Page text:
The application space is the place to be. A lot of work has been done in the low-level Linux arena, and it continues, but the growth over the last few years has been in the application space. With that being the case, which language are developers utilizing to build these apps? In short, it depends, which I know does not come as a huge surprise. But, with the data that we have, we are able to determine which languages are leading the way.

The language that finds itself on the top of the mountain is Java. Being around open source software for over 15 years, this was not always the case. Early on, we did not see a lot of interest in Java developers, but boy has that changed. It is the definitive leader in the application space currently. While the numbers have not grown in the last six quarters, the sheer overall number is impressive. On average, companies are asking for Java skills in over 1 in 3 job postings focused on FLOSS. Quite a feat for a language that did not register on the radar years ago. And, based on its heavy use with Android, it would not be a surprise to see this number increase in the future.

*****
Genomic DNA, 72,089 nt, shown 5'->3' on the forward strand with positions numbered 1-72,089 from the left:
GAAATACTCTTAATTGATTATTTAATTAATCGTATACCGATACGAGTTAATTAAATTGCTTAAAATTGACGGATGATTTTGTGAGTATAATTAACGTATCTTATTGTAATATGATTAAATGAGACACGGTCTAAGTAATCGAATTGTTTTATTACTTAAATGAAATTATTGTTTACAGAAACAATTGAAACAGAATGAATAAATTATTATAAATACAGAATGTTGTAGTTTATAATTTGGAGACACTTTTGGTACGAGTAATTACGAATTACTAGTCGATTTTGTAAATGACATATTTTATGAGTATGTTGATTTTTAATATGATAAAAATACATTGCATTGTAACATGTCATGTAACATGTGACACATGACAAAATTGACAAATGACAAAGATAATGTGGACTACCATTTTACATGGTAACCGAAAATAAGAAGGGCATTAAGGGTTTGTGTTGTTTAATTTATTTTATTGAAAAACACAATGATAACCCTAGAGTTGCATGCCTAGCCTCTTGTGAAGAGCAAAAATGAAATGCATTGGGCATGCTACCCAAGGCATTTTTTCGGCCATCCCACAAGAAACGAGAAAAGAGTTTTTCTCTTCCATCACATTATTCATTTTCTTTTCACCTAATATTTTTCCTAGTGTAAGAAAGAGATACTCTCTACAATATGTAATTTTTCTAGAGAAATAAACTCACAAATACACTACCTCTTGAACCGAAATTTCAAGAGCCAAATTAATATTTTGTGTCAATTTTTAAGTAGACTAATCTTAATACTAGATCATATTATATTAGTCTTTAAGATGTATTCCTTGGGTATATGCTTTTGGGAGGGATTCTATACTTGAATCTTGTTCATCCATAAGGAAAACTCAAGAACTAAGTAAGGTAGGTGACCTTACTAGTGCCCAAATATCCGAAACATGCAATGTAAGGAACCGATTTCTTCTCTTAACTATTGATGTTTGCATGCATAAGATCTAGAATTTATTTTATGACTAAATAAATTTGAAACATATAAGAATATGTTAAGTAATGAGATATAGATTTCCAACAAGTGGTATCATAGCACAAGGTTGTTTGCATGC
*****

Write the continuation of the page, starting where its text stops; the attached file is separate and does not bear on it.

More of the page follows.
Another language that is used prominently in the application space is C++. While its numbers can't quite compete with that of Java, it still commands a large marketshare in this arena. Whereas Java is asked for in 1 of 3 postings, C++ is required in 1 of 4. Much like that of Java, its numbers have remained relatively stable over the last six quarters. C++ has always been heavily utilized, and even though Java has superseded it, it remains a highly relevant language.

demand for scripting languages